Genius visibly struck her as Maritza closed the door to leave.  She would take advantage of Lil’ J napping and finish putting her make up on.  Looking at herself in the mirror, and gently humming the Lauryn Hill that played in the background, she peeled her now-sweaty clothes off the mass her physique had become.  She tried to take hold of the fact that she was older now and a mother, not wanting to let her mind drift back to her younger years when she had mad booty.  Many more men looked at her then, with desperate eyes, like she had all the power in the world.  Even so it was not like she could give over to them anyway.  X-Jai just exploded when me looked at her.  It always embarrassed her but at least they looked.  It got to the point that he’d lose so often the men just stopped looking.  Or rather they did look, but they were older now and less attractive. Their eyes had gone from inviting to hunger, plain and pure, like they wanted one thing and one thing only.  Fixating on a remnant pimple under her left eye she softly hummed the first melody her ears deciphered.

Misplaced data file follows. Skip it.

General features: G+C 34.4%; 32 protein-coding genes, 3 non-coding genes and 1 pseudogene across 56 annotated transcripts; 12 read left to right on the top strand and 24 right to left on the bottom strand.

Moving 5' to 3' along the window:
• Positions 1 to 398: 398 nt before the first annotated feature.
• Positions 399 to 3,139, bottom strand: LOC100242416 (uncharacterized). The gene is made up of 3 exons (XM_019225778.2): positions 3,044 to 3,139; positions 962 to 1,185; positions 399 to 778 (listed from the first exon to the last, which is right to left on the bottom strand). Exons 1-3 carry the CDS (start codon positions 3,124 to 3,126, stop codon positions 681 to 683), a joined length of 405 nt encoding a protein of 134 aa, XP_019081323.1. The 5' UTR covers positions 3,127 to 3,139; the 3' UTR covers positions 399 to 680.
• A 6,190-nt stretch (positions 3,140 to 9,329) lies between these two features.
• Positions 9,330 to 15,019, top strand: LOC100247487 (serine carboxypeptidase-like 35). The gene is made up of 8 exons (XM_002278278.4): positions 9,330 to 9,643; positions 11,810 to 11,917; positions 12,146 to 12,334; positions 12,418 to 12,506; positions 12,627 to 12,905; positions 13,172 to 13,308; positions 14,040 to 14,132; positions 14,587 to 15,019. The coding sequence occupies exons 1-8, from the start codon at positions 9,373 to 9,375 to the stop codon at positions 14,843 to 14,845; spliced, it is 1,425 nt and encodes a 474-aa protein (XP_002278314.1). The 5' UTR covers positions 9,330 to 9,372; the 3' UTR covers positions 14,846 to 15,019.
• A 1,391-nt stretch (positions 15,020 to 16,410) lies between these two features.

“Renn?” a booming voice called out from the front of the apartment.

“Renn? Where are you girl.”  he asked with intensity.

“I’m in here, in the bathroom,” she said informing him.

X-Jai poked his head through the doorway, his eyes darting her up and down.

“Aren’t you ready yet? I told you we’d be leaving by six when I got here.”

“I know,” she said gravely, “I just have to finish up. We have to drop Jamal off at grandma’s house. Will you get him ready?”

“Sure, but hurry up. We gotta go Renn,” he said with typical curtness.  And as was his custom, he let off a sharp crisp snap of his fingers over the operative words of his sentences.  In this case: hurry up!

She peered into her eyes in the mirror. It was time to be strong. She had heard someone say on television that God did not want us to be happy. He wanted us to be strong.  And that was her mantra the last few months while she built up the courage to leave X-Jai.  Could she go through with it? Could she escape her former self and be brave enough to leave him come what may?  He heart pumped with great resolve. today was the day.  Today was the last day of her former life.  Any love she had for X-Jai withered long ago.  After the threats of violence became occasions of pain and sorrow, after the hospital visits became more and more frequent her love for him withered away into  powdery nothingness like the wings of a butterfly.  She could not stand it any longer. Not with Jamal around. She could not take him learning to be like his father. A violent and possessive man, full of jealousy.  She was tired of worrying. She was tired of being afraid.  And she simply did not want to think about X-Jai anymore.  Never again.